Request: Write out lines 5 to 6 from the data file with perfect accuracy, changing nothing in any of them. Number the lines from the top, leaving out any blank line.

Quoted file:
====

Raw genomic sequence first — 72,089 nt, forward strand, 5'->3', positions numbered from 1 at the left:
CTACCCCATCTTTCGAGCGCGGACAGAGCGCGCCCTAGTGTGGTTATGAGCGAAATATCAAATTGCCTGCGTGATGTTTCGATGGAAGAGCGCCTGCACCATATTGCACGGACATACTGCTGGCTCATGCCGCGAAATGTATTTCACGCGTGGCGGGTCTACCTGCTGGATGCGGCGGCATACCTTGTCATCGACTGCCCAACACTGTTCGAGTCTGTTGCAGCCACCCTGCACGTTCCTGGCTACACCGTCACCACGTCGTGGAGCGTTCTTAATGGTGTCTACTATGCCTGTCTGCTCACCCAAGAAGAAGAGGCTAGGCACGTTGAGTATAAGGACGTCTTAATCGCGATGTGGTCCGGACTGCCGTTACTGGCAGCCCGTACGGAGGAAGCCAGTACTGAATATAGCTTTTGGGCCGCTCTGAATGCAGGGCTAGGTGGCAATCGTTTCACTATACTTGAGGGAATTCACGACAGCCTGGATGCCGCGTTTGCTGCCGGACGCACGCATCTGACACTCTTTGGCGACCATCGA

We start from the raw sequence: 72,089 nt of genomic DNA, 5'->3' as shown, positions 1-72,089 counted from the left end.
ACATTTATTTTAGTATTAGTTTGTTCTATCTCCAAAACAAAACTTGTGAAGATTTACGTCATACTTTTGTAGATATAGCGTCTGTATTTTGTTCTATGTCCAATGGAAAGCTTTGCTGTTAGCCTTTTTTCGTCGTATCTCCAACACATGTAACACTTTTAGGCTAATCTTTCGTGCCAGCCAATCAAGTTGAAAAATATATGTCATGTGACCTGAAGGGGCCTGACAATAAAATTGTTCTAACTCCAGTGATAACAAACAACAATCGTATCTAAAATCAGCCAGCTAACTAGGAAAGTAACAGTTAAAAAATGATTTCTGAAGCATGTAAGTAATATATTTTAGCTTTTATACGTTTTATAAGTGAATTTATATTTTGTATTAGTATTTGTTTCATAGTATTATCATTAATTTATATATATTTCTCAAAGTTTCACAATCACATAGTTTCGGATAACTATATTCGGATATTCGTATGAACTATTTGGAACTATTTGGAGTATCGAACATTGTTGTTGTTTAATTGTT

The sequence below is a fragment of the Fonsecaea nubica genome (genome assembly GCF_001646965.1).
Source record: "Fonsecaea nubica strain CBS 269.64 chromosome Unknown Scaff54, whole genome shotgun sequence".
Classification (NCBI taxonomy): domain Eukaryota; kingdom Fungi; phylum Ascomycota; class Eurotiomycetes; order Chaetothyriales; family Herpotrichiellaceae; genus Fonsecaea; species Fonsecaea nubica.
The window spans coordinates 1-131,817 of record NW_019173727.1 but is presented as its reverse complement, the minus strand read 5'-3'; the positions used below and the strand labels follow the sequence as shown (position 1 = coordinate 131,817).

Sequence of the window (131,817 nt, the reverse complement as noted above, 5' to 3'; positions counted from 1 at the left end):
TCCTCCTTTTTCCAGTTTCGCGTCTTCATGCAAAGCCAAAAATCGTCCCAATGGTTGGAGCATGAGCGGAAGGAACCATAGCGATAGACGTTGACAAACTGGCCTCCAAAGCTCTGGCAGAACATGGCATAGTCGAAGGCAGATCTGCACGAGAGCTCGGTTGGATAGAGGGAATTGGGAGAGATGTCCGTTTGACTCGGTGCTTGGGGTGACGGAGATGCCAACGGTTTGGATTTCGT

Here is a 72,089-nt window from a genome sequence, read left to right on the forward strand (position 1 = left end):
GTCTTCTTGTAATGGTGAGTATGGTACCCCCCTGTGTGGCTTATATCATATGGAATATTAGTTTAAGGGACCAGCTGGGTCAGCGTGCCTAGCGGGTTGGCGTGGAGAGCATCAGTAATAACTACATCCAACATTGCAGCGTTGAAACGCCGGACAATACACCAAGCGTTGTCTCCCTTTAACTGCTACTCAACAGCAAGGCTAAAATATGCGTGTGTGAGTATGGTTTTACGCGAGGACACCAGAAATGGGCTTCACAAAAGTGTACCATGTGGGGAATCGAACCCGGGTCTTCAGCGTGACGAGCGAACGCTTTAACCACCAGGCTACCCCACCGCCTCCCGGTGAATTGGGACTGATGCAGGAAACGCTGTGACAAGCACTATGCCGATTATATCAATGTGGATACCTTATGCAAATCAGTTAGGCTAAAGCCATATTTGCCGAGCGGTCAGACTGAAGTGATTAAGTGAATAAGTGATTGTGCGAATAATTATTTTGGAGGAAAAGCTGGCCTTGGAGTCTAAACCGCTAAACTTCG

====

The sequence below is a fragment of the Fonsecaea nubica genome (genome assembly GCF_001646965.1).
Source record: "Fonsecaea nubica strain CBS 269.64 chromosome Unknown Scaff54, whole genome shotgun sequence".